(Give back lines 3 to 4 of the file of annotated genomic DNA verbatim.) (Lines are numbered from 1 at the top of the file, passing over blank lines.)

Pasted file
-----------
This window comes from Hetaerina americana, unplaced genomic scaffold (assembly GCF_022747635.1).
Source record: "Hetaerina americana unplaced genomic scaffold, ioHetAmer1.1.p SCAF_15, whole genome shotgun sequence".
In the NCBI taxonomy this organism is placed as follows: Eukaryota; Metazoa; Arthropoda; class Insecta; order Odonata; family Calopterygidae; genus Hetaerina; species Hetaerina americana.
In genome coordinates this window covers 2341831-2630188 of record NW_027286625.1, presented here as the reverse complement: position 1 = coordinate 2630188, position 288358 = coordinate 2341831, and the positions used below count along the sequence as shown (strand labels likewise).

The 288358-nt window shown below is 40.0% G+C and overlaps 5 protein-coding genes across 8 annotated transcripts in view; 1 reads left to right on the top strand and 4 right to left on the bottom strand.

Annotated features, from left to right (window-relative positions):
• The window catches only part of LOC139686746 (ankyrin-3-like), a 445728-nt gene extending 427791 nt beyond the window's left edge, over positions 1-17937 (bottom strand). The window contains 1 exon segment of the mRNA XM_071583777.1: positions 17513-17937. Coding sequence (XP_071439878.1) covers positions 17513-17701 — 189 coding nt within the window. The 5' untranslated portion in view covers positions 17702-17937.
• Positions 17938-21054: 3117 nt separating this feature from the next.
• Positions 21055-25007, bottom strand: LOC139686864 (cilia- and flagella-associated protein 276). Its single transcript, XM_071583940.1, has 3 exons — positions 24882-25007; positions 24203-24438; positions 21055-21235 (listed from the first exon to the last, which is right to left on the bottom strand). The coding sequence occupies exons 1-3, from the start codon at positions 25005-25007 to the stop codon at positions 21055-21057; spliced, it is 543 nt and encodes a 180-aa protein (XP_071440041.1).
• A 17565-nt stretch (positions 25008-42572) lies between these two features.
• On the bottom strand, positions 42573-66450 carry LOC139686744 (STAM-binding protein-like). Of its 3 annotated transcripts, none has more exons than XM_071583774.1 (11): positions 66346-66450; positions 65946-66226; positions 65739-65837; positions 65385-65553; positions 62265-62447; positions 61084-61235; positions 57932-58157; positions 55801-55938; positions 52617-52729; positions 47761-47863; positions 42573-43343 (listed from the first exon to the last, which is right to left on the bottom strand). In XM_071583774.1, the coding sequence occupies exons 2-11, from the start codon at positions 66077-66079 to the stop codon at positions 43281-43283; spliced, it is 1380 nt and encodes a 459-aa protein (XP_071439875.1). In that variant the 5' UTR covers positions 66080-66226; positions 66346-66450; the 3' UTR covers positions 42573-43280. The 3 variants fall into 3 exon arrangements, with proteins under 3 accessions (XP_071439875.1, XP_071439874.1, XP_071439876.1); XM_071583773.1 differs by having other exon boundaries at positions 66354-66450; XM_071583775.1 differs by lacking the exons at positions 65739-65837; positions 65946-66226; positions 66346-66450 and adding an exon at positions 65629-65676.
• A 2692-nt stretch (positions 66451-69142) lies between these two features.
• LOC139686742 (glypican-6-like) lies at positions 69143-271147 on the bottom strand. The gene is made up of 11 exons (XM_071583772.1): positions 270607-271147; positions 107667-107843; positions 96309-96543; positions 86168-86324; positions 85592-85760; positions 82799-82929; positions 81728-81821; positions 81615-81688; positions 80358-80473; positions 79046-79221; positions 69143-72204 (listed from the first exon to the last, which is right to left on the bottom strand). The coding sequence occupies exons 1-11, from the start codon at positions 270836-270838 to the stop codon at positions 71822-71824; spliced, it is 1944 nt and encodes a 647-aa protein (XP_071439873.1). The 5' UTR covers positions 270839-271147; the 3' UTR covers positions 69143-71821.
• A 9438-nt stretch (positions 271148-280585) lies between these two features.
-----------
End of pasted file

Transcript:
In the NCBI taxonomy this organism is placed as follows: Eukaryota; Metazoa; Arthropoda; class Insecta; order Odonata; family Calopterygidae; genus Hetaerina; species Hetaerina americana.
In genome coordinates this window covers 2341831-2630188 of record NW_027286625.1, presented here as the reverse complement: position 1 = coordinate 2630188, position 288358 = coordinate 2341831, and the positions used below count along the sequence as shown (strand labels likewise).